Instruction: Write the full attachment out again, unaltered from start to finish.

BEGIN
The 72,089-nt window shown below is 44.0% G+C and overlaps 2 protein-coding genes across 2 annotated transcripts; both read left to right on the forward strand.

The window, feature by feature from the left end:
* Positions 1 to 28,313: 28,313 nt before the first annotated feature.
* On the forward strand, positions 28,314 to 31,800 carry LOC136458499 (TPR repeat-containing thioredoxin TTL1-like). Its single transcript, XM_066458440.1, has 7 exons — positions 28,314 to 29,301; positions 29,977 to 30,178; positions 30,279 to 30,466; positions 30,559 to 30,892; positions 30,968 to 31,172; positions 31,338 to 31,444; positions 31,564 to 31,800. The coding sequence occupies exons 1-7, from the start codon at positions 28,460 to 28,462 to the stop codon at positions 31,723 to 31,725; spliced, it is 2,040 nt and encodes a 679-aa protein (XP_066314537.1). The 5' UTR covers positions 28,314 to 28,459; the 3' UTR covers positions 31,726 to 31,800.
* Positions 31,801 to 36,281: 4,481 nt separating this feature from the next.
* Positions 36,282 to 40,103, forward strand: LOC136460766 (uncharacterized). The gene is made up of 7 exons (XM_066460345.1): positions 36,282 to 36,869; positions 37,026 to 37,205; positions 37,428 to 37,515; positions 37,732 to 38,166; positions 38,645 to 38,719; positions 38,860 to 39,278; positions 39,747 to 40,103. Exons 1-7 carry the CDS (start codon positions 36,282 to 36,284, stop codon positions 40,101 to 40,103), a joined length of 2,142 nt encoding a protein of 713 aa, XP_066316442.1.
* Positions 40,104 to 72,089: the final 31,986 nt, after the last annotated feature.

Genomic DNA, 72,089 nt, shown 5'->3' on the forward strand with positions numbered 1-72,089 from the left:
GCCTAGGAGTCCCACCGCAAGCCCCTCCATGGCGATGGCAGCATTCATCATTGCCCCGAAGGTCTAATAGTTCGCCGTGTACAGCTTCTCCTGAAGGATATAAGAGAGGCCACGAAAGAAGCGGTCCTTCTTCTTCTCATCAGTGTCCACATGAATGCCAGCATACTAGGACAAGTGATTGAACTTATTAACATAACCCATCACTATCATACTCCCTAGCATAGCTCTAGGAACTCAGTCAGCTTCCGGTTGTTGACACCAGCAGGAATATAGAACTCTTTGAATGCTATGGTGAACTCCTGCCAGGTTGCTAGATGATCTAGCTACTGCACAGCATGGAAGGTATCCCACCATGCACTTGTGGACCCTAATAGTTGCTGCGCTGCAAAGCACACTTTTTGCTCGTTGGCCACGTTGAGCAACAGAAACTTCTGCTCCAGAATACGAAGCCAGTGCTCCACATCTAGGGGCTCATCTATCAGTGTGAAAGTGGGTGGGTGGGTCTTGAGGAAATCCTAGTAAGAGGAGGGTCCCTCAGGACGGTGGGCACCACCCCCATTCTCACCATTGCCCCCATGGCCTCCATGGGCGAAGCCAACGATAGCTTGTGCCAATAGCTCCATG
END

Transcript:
The 72,089-nt window shown below is 44.0% G+C and overlaps 2 protein-coding genes across 2 annotated transcripts; both read left to right on the forward strand.

The window, feature by feature from the left end:
* Positions 1 to 28,313: 28,313 nt before the first annotated feature.
* On the forward strand, positions 28,314 to 31,800 carry LOC136458499 (TPR repeat-containing thioredoxin TTL1-like). Its single transcript, XM_066458440.1, has 7 exons — positions 28,314 to 29,301; positions 29,977 to 30,178; positions 30,279 to 30,466; positions 30,559 to 30,892; positions 30,968 to 31,172; positions 31,338 to 31,444; positions 31,564 to 31,800. The coding sequence occupies exons 1-7, from the start codon at positions 28,460 to 28,462 to the stop codon at positions 31,723 to 31,725; spliced, it is 2,040 nt and encodes a 679-aa protein (XP_066314537.1). The 5' UTR covers positions 28,314 to 28,459; the 3' UTR covers positions 31,726 to 31,800.
* Positions 31,801 to 36,281: 4,481 nt separating this feature from the next.
* Positions 36,282 to 40,103, forward strand: LOC136460766 (uncharacterized). The gene is made up of 7 exons (XM_066460345.1): positions 36,282 to 36,869; positions 37,026 to 37,205; positions 37,428 to 37,515; positions 37,732 to 38,166; positions 38,645 to 38,719; positions 38,860 to 39,278; positions 39,747 to 40,103. Exons 1-7 carry the CDS (start codon positions 36,282 to 36,284, stop codon positions 40,101 to 40,103), a joined length of 2,142 nt encoding a protein of 713 aa, XP_066316442.1.
* Positions 40,104 to 72,089: the final 31,986 nt, after the last annotated feature.

Genomic DNA, 72,089 nt, shown 5'->3' on the forward strand with positions numbered 1-72,089 from the left:
GCCTAGGAGTCCCACCGCAAGCCCCTCCATGGCGATGGCAGCATTCATCATTGCCCCGAAGGTCTAATAGTTCGCCGTGTACAGCTTCTCCTGAAGGATATAAGAGAGGCCACGAAAGAAGCGGTCCTTCTTCTTCTCATCAGTGTCCACATGAATGCCAGCATACTAGGACAAGTGATTGAACTTATTAACATAACCCATCACTATCATACTCCCTAGCATAGCTCTAGGAACTCAGTCAGCTTCCGGTTGTTGACACCAGCAGGAATATAGAACTCTTTGAATGCTATGGTGAACTCCTGCCAGGTTGCTAGATGATCTAGCTACTGCACAGCATGGAAGGTATCCCACCATGCACTTGTGGACCCTAATAGTTGCTGCGCTGCAAAGCACACTTTTTGCTCGTTGGCCACGTTGAGCAACAGAAACTTCTGCTCCAGAATACGAAGCCAGTGCTCCACATCTAGGGGCTCATCTATCAGTGTGAAAGTGGGTGGGTGGGTCTTGAGGAAATCCTAGTAAGAGGAGGGTCCCTCAGGACGGTGGGCACCACCCCCATTCTCACCATTGCCCCCATGGCCTCCATGGGCGAAGCCAACGATAGCTTGTGCCAATAGCTCCATG